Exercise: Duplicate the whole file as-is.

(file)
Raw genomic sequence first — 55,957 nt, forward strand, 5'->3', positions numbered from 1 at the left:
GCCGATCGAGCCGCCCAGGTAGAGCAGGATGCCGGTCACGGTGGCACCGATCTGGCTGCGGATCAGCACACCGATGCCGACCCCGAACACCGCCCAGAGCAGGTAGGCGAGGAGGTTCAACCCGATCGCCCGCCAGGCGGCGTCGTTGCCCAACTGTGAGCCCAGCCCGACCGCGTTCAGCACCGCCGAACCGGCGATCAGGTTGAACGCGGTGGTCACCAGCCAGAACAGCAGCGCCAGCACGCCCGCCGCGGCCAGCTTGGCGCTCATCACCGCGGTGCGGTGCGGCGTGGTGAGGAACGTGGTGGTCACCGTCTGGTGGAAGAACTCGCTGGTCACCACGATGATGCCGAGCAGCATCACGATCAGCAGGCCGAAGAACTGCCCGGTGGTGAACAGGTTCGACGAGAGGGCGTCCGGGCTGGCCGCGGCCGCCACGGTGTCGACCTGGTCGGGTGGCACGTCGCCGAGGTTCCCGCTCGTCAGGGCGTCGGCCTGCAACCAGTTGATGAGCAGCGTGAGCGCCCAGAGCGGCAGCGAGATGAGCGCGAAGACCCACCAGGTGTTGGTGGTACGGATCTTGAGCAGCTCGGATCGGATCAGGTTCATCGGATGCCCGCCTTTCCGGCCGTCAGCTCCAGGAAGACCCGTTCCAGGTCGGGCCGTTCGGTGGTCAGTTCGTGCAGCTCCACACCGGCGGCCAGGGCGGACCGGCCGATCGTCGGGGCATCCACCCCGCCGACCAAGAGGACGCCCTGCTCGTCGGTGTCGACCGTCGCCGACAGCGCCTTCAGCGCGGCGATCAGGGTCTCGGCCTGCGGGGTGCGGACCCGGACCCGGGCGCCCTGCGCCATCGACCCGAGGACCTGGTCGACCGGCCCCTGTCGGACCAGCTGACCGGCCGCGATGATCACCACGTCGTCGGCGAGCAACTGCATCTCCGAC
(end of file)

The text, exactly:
Raw genomic sequence first — 55,957 nt, forward strand, 5'->3', positions numbered from 1 at the left:
GCCGATCGAGCCGCCCAGGTAGAGCAGGATGCCGGTCACGGTGGCACCGATCTGGCTGCGGATCAGCACACCGATGCCGACCCCGAACACCGCCCAGAGCAGGTAGGCGAGGAGGTTCAACCCGATCGCCCGCCAGGCGGCGTCGTTGCCCAACTGTGAGCCCAGCCCGACCGCGTTCAGCACCGCCGAACCGGCGATCAGGTTGAACGCGGTGGTCACCAGCCAGAACAGCAGCGCCAGCACGCCCGCCGCGGCCAGCTTGGCGCTCATCACCGCGGTGCGGTGCGGCGTGGTGAGGAACGTGGTGGTCACCGTCTGGTGGAAGAACTCGCTGGTCACCACGATGATGCCGAGCAGCATCACGATCAGCAGGCCGAAGAACTGCCCGGTGGTGAACAGGTTCGACGAGAGGGCGTCCGGGCTGGCCGCGGCCGCCACGGTGTCGACCTGGTCGGGTGGCACGTCGCCGAGGTTCCCGCTCGTCAGGGCGTCGGCCTGCAACCAGTTGATGAGCAGCGTGAGCGCCCAGAGCGGCAGCGAGATGAGCGCGAAGACCCACCAGGTGTTGGTGGTACGGATCTTGAGCAGCTCGGATCGGATCAGGTTCATCGGATGCCCGCCTTTCCGGCCGTCAGCTCCAGGAAGACCCGTTCCAGGTCGGGCCGTTCGGTGGTCAGTTCGTGCAGCTCCACACCGGCGGCCAGGGCGGACCGGCCGATCGTCGGGGCATCCACCCCGCCGACCAAGAGGACGCCCTGCTCGTCGGTGTCGACCGTCGCCGACAGCGCCTTCAGCGCGGCGATCAGGGTCTCGGCCTGCGGGGTGCGGACCCGGACCCGGGCGCCCTGCGCCATCGACCCGAGGACCTGGTCGACCGGCCCCTGTCGGACCAGCTGACCGGCCGCGATGATCACCACGTCGTCGGCGAGCAACTGCATCTCCGAC